TEKS: Math TEKS-3.1A, 3.13, 3.15, 3.16
Science TEKS- 3.3C, 3.4A  TA TEKS- (b)(2), (b)(3), (b)(5)(A), (b)(7)(A), (b)(8)(B), (b)(8)(C)

Activity 4 - Creative Writing

Once children have begun learning about space they can visit an imaginary planet gallery. At this site, An Inquirer's Guide to the Universe, they will be able to visit an imaginary planet and read other childrenís stories about that imaginary planet. Then they could write their own story about that imaginary planet using the information they learned to apply it to the setting and the theme of the story. They could use the hyperlink on that site to publish their story. They could also use a word processor and clip art to write, edit and publish stories.
TEKS: LA TEKS- 3.2A, 3.3A, 3.3C, 3.3D, 3.3E, 3.4A, 3.4B, 3.4C, 3.9A, 3.9B, 3.11I, 3.14B, 3.14C, 3.15B, 3.16, 3.17, 3.18
TA TEKS-(b)(1), (b)(2), (b)(3), (b)(5)(A), (b)(7), (b)(10), (b)(11) ,(b)(12)(A)

Activity 5 - Space Problem Solvers

The children can also be involved in reading novels that take place in space. Provide several novels to choose from so the children can have some freedom to choose according to their groupís interests and ability. Have them read to the page in which a problem arises. Have them use what they learned about the environment in space to come up with a reasonable ending to the story. They can create their ending on a Hyperstudio card stack, and then present it to the class. They can use the sites mentioned in Activity 1 or use keyword searches to acquire information.
TEKS: LA TEKS- 3.5, 3.6B, 3.6C, 3.7B, 3.7B, 3.7C, 3.8A-I, 3.9A, 3.9B, 3.11E, 3.11H
TA TEKS- (b)(1), (b)(2), (b)(3), (b)(4), (b)(7), (b)(8)(A), (b10), (b)(11), (b)(12)(B)

Additional Teacher Resources
There are several resources available to teachers as well. They include sites and lesson plans for teachers to use when teaching space. Some of these sites are: A Space Archive List Earth and Space Systems and
Space and Astronomy Sites to See.

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Outer Space (Gr. 6-8)

Contributed by Susan Francis
8th grade science teacher
Clark Middle School, Princeton ISD

One of my eighth graders favorite assignments this year dealt with outer space. We spent about 3 weeks on the unit because the classes were fairly large and they needed the extra time to present their findings to their classmates. In smaller classes we used less time. One week was spent researching the topics on the Internet, one week for preparing the PowerPoint presentations and the third week for presentations.

On the first day of the unit the students selected their group, selected their topics from a prescribed list, and were given a copy of the grading rubric (which gave them an idea of what was expected). The assignment was to teach the class about their topic and to create a PowerPoint presentation using at least 10 facts about their topic. The presentation is to use transitions, build effects, pictures, graphics, color and other good presentation rules (ie 7 lines to a slide and large type).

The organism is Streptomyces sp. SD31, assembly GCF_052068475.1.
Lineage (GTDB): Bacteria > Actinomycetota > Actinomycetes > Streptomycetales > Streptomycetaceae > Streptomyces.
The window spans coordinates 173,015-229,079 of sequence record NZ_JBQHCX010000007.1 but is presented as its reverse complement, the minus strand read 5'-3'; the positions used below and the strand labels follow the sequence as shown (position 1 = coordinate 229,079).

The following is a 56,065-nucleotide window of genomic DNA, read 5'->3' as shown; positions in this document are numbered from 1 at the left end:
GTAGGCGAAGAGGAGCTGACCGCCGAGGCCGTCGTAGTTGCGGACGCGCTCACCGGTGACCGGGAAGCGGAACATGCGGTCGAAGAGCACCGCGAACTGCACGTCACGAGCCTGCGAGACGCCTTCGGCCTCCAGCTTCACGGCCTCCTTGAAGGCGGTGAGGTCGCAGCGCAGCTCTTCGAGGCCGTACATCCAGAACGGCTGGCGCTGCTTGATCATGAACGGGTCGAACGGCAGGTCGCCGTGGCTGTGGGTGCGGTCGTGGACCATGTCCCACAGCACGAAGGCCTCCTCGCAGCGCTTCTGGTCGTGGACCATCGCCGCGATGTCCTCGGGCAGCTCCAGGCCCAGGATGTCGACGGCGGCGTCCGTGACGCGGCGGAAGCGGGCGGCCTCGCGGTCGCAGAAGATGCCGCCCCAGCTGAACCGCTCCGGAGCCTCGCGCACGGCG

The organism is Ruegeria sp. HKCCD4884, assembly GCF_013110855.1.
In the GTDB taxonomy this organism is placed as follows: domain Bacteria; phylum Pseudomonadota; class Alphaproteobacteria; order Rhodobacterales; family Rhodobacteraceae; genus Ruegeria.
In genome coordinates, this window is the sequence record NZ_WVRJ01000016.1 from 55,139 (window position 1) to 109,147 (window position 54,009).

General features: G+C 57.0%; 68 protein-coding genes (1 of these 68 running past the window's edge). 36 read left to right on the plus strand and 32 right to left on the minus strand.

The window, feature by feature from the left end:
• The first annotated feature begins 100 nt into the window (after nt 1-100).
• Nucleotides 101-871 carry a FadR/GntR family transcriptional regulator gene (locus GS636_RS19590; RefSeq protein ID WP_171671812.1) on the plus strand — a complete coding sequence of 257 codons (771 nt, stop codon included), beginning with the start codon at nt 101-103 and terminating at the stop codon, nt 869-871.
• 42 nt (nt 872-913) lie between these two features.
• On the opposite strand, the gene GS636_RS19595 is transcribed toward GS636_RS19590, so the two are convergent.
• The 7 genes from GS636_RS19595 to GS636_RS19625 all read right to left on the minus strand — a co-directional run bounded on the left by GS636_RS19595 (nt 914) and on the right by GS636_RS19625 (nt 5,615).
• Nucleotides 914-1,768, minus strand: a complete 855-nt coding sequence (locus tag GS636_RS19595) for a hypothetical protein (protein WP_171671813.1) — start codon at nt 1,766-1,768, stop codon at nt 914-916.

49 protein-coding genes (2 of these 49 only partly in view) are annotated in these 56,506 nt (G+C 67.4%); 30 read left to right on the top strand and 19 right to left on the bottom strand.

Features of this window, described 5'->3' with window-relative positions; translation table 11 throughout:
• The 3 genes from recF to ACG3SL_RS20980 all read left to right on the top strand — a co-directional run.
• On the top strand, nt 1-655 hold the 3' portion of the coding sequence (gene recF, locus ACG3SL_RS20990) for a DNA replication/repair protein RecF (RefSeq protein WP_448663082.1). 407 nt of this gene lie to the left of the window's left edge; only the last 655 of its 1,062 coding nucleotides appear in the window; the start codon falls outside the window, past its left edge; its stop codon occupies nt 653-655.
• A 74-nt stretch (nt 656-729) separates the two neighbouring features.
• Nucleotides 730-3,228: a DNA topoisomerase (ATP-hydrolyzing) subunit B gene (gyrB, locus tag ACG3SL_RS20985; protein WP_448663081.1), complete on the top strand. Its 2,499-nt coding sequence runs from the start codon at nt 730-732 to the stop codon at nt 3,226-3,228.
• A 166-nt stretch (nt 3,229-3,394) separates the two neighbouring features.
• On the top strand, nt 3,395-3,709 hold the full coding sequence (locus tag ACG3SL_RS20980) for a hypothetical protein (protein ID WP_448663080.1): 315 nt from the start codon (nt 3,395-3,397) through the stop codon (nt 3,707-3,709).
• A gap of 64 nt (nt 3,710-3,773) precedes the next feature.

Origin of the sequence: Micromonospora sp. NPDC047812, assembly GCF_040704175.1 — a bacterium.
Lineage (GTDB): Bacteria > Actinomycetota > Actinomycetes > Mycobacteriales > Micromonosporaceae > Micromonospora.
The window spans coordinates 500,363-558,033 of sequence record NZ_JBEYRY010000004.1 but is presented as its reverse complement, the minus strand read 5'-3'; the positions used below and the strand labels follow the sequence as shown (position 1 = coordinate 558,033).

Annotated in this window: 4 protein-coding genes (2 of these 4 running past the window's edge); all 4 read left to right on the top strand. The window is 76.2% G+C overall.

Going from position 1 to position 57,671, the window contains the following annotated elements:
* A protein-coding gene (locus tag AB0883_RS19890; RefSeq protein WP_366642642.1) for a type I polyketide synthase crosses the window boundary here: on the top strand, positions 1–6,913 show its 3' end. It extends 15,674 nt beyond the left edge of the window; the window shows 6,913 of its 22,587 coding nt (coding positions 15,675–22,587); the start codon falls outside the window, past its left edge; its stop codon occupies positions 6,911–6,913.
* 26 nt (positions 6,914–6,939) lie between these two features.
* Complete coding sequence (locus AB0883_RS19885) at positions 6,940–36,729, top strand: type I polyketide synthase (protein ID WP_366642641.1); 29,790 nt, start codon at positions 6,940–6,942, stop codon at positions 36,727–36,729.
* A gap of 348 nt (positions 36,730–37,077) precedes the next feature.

The rest of the week we were in the computer lab and students researched their topics. Often students chose to use computers next to their partner so that they could collaborate on what they were finding. The second week they continued to work in that manner to create their presentations. Often one student was looking for a component needed for a slide or they were discussing what change to make in a slide to make it more interesting.

Topics the students could choose from consisted of (there are others that can be used)

  •   Planets outside our solar system
  •   Black Holes
  •   Galaxy types
  •   Distances in space (how far is a light year, how large is the universe etc)
  •   Life cycle of stars
  •   Super novas
  •   Quasars
  •    Pulsars
  •   The possibility of aliens in space, what has been done to find telescopes (including Hubble)
  •   Space travel



    The topics of distances and telescopes were reserved for the special education students. Telescopes and space travel were reserved for students that did not have acceptable use forms turned in. (The partners could do the actual computer work on the PowerPoint and research was done with resources in the library.)

    The grading rubric was used to grade the presentations given by the students. I used the grading rubric as a checklist as they gave their presentations. As they were presenting, the rest of the class was required to take notes and were responsible for knowing the information for a test. Classmates were also given the opportunity to ask questions about the presentations.

    The following is a list of URLs that can be given to students to start them on the research for their topics.

  • Black Holes (

  •    This website includes teacher lesson plans for several related topics like worm holes, life cycle of stars, pulsars and quasars.
  •  Pathways to Astronomy Education Resources (

  •     This website leads to other links for other space topics.
  • Black Holes: The Ultimate Abyss, A Star is Born (

  •    A general information site for things like supernovas and birth of stars
  • Frequently Asked Questions About Black Holes (

  • Tachyhons (